By Sara Kennedy, Hands & Voices HQ
The court held that a procedural requirement for the student to exhaust all remedies did not apply because the IDEA could not grant financial remedies for the student and family’s claim that appropriate services, such as a qualified sign language interpreter, were denied him from ages 9 through 20.
A Brief Case History
Taken from court transcripts and documents, the facts are these: Miguel Luna Perez, now 27 years old, enrolled in the Michigan school district at age 9 after moving to the United States from Mexico. Appropriate practices suggest that a school district would provide such a student with sign language instruction, a qualified interpreter, deaf education, and supplementary supports, related services and accommodations related to being not only a student who is deaf but also an English Language Learner (ELL) student, without much prior access to language. Instead, upon entering the school district, Mr. Perez was assigned an untrained aide to act as an interpreter. One aide on record did not have prior training working with Deaf/hard of hearing students or language development, and created her own method of signing since she did not know American Sign Language. He was placed on the honor roll every semester, passing from grade to grade and earning As and Bs, leading his parents, who spoke Spanish and were not offered a Spanish/English interpreter at meetings, to believe he was learning. Not long before graduation, his parents were called into the school and informed that their son did not qualify for a diploma. Instead, he would receive a certificate of completion to show he had attended. When his parents learned that Mr. Perez had not had access to an education of any kind, the family filed due process under the IDEA alleging that the school denied him FAPE (a free and appropriate public education, a key principle under both the IDEA law and ADA laws). A hearing was scheduled, but the two parties settled out of court before the hearing. The Sturgis district offered to pay for the Michigan School for the Deaf and other post-secondary compensatory education, with sign language instruction for the student and the family, and paid attorneys’ fees. The family accepted this immediate relief.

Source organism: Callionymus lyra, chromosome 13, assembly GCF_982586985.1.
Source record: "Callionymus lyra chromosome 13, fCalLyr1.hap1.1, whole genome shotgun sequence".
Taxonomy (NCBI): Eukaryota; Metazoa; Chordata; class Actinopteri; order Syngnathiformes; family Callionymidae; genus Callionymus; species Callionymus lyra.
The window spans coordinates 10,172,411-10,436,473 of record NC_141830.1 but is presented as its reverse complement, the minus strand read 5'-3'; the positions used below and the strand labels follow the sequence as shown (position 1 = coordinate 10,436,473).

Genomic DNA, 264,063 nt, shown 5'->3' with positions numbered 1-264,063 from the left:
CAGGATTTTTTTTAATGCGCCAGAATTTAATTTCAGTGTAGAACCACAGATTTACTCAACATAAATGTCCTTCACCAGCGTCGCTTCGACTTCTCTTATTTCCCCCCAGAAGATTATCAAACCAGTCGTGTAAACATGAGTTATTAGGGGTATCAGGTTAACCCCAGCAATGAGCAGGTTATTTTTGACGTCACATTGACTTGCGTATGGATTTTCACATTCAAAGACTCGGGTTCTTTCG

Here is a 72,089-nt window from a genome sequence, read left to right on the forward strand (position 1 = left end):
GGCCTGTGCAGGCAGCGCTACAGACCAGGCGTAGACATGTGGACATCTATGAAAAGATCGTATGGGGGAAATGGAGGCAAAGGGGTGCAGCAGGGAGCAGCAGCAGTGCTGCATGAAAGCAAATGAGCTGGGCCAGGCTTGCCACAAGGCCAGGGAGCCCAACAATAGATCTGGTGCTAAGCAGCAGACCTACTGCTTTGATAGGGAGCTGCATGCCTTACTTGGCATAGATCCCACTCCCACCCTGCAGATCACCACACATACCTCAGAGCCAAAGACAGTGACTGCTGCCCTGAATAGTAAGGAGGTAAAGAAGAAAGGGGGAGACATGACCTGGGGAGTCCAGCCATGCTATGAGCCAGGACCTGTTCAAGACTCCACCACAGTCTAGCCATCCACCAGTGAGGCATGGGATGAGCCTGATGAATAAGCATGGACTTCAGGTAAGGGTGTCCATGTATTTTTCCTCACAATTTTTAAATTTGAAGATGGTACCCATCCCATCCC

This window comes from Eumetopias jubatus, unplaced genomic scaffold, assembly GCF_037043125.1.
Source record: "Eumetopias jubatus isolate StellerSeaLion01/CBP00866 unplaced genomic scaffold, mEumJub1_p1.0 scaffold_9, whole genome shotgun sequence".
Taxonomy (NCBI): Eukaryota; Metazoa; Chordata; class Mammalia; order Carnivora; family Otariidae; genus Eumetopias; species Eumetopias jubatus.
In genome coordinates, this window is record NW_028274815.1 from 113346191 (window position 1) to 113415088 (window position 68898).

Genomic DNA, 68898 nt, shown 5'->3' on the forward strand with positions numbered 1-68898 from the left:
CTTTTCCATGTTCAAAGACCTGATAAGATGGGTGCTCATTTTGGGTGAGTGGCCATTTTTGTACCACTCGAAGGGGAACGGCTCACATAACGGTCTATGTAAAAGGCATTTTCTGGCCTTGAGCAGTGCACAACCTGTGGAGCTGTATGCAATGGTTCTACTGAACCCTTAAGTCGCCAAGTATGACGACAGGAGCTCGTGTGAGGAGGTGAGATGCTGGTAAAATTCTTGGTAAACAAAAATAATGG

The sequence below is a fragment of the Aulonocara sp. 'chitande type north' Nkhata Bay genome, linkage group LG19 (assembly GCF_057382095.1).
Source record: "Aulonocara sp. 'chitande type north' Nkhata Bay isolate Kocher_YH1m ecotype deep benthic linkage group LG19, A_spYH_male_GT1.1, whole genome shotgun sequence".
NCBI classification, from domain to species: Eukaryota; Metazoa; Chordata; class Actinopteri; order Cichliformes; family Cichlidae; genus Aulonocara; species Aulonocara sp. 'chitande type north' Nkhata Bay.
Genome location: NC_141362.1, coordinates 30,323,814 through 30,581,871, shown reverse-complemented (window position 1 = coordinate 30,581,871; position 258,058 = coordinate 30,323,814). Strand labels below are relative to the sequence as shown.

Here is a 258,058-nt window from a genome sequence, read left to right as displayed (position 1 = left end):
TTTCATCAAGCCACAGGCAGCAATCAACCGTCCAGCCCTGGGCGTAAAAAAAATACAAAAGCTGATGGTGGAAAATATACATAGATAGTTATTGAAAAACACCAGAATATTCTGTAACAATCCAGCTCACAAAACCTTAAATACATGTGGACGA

Later, Mr. Perez sued Sturgis Public Schools in federal court alleging discrimination under the ADA for not providing him equal access to education, including sign language interpreting from 2004-2016, and lack of access to extra-curricular events among other claims. He asked for compensatory damages for projected loss of potential wages due to the lack of an appropriate education (FAPE), emotional distress, and other relief. The school district argued that a provision in IDEA, 20 U. S. C. §1415(l), barred Mr. Perez from bringing an ADA claim without first exhausting all of IDEA’s administrative dispute resolution procedures. The 6th Circuit Court of Appeals agreed and dismissed the case in 2021.
The ten-page Supreme Court decision delivered by Justice Gorsuch on March 21, 2023, allows the plaintiff’s ADA lawsuit to proceed after the 6th Circuit’s decision to dismiss.
What are the lessons learned?
The SCOTUS decision allows parents and students to pursue ADA complaints despite a previous IDEA settlement because the ADA allows for different relief or remedies (used synonymously by the Court) than what is available under the IDEA. Both laws address a student with disabilities right to a public education. Otherwise, the Perez family would have to accept the lack of FAPE until they filed the ADA claim, letting the IDEA educational failures persist. If a family rejects a settlement offer, attorney fees cannot be included, so there is some pressure on families/clients to accept settlements.
In the SCOTUS decision, the justices unanimously affirmed the family’s right to all legal remedies when a child is denied FAPE under both special education and civil rights laws. In the minds of advocates, this case reinforces the importance of qualified providers, full holistic assessments, communication and access-driven IEPs, transparency with families, English Language Learner supports and interpretation for families, and the critical need for districts to seek special consultation for unique students. A parent should not have to choose between immediate partial relief and delaying resolution with the hope of gaining more appropriate relief.
Hands & Voices ASTra* Advocates and parents are grateful to the Perez family for steadfastly pursuing their rights since 2017 (and onward) and recognize the work of Disability Rights Michigan and the Council of Parent Attorneys and Advocates (COPAA) who partnered with the Perez family on this case. This victory is a victory for all students who are deaf or hard of hearing and all those utilizing special education services, and perhaps especially students with disabilities who enter classrooms from outside the United States. Other outcomes of the SCOTUS decision that may impact families at the IEP table are likely to develop as the ADA case and other actions go forward.
Link to SCOTUS decision: https://www.supremecourt.gov/opinions/22pdf/21-887_k53m.pdf
*ASTra: Advocacy Support and Training, a program of Hands & Voices.